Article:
Two of the best-known luminaries of the golden age of Heian Japanese female poets and authors were Murasaki Shikibu and Izumi Shikibu, who were not related but rivals (Shikibu is the court title of their fathers). They were ladies-in-waiting at the imperial court in Heian-Kyo (Kyoto) and severed Empress Akiko. Murasaki wrote The Tale of Genji, the first novel in the world; it is as relevant to Japanese culture as Shakespeare’s plays are to Western culture. Izumi was an exceptional tanka poet who wrote The Diary of Izumi Shikibu. Both authors interspersed their writing with original poetry known as waka. Their main topics were descriptions of lives full of intrigue, ambitious men, lovers and castaway wives.

Poetry was an essential way to communicate with aristocratic families between friends, lovers, and relatives. Instead of a letter, they sent poems. Sarashina wrote the following poetry called waka (song) that appears in Haruo Shirane’s Traditional Japanese Literature. Professor Shirane teaches in the East Asian Languages and Cultures of Columbia University. Sonja Arntzen translated each 31-syllable waka (now called tanka) below. Arntzen is professor emerita of literature at Toronto University  and the University of Alberta.

Is it that you think
I am one no longer living
in this world of ours?
Sadly I cry and cry,
yet do indeed live on

A Diary from Girlhood to Middle Age

The author wrote The Sarashina Diary when she was middle-aged, yet this autobiographical diary begins in the voice of a thirteen-year-old and flows with young-hearted awe and enthusiasm towards what she loved: her father, her books and the outdoors. Her writing reveals how she tried to follow her parents’ desire to be useful at the court of Empress Akiko, yet when she gave up the court position, she was true to her nature as a shy girl who was content with books and daydreams. Finally, her parents let her stay home and did not pressure her to marry early. Later, when Sarashina marries at age 31, she seems to have become content as a wife and mother. As her diary progresses, the author’s voice changes to that of a middle-aged woman, tinged with the melancholy of a widow, who soon has to cope with an empty nest. Even though she feels abandoned, the poet persists in her writing and goes on pilgrimages to temples on a quest to find eternal life.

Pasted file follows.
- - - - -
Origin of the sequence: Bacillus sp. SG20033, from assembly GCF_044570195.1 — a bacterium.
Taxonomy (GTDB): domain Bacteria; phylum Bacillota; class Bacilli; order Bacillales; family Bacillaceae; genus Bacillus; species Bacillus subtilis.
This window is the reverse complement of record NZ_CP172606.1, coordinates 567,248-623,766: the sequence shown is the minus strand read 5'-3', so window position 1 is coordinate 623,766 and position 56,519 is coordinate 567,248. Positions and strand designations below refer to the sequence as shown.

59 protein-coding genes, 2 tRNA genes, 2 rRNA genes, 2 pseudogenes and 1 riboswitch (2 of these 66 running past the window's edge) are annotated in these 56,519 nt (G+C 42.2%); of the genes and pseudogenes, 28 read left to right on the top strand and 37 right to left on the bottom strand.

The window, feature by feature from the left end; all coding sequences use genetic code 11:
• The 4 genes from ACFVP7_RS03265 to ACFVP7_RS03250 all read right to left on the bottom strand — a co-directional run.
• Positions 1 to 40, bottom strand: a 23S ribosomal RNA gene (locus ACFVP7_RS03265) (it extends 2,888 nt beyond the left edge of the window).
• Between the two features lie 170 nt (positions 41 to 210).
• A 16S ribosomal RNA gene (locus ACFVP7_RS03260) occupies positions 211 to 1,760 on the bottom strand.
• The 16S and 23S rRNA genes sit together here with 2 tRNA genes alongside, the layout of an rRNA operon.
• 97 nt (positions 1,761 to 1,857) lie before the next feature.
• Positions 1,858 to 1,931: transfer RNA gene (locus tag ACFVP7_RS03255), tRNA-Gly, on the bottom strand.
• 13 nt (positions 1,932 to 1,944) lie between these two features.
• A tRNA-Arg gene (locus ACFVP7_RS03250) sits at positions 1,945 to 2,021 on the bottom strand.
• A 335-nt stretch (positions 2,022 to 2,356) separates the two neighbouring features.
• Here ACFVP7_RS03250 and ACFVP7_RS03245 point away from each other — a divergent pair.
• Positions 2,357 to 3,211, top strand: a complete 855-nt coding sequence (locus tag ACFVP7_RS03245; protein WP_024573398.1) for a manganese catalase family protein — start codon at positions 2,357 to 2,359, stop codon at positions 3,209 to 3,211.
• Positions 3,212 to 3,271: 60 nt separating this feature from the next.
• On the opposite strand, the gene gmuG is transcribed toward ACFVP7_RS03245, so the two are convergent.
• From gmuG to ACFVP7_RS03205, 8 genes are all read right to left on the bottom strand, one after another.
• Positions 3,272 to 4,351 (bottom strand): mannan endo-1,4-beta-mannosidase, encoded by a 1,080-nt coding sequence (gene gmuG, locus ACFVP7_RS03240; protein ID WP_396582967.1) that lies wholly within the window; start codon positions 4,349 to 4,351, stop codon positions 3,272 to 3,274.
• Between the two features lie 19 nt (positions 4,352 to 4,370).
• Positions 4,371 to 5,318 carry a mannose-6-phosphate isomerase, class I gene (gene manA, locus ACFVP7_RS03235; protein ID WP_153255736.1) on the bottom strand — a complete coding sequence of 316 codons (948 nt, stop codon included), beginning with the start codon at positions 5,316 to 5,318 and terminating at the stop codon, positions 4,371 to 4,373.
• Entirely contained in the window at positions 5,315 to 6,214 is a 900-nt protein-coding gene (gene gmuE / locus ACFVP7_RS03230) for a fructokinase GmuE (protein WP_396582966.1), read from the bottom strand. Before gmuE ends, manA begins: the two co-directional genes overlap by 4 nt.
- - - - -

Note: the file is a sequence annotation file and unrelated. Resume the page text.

Even to a heart
clouded by tears that fall
with no respite,
the light pouring from the moon
can appear so radiant

Women of the Imperial Court Excel in Poetry and Poetic Diaries

The years 950 to 1050 were known as a “Golden Age” for Japanese women poets as well as for the history of Japanese Literature as a whole.  Scholar Earl Miner asked, “Is there a parallel period in any other literature, not only of the preeminence of women but the contribution of women to what is deemed classic in the nation’s heritage? Some understanding of the efflorescence of female genius can be found in beliefs that the author of The Sarashina Diary is typical, as [noble] women were the most avid readers at that time, and the court of Empress Akiko supported and cultivated writers.”

At a time in Japan when male authors wrote in Chinese ideograms (kanji), female authors wrote entirely in the native Japanese script, kana. Chinese ideograms for the Japanese language, include thousands of characters that require years of memorization. However, kana (hiragana and katakana) represent the phonetic syllables of the Japanese language. Because of the relative simplicity of kana and the popularity of the more psychological writing style of women, their writing became more widely read than men’s during the Heian period.

The Uniqueness of a Thirteen-year Old Girl

Women’s poetic diaries held such esteem that one of the top male poets, Ki no Tsurayuki (b 872), wrote The Tosa Diary in the voice of a woman writing in hiragana. The Sarashina Diary is the most autobiographical of the Heian poetical diaries as it includes the long expanse of the author’s life. Shirane states, “The travel account was first written in the viewpoint of a thirteen-year-old girl, and was unique [for that time].” He continues, “It also addresses difficult issues in a complex manner” such as fiction and reality, the capital vs. country life, and darkness and lightness.

The real name of the author and poet is unknown; instead, the Sarashina is the place where her family once lived. Her father was Sugawara no Takasue, so she was also called “Takasue’s daughter.” In any event, this author’s fame and those of her more famous literary colleagues, Murasaki Shikibu and Izumi Shikibu, has lasted for 1,000 years.


Miner, Earl. An Introduction to Japanese Court Poetry. Stanford, CA: Stanford University Press, 1968.

Shirane, Haruo. Traditional Japanese Literature: An Anthology, Beginnings to 1600, New York: Columbia University, 2007.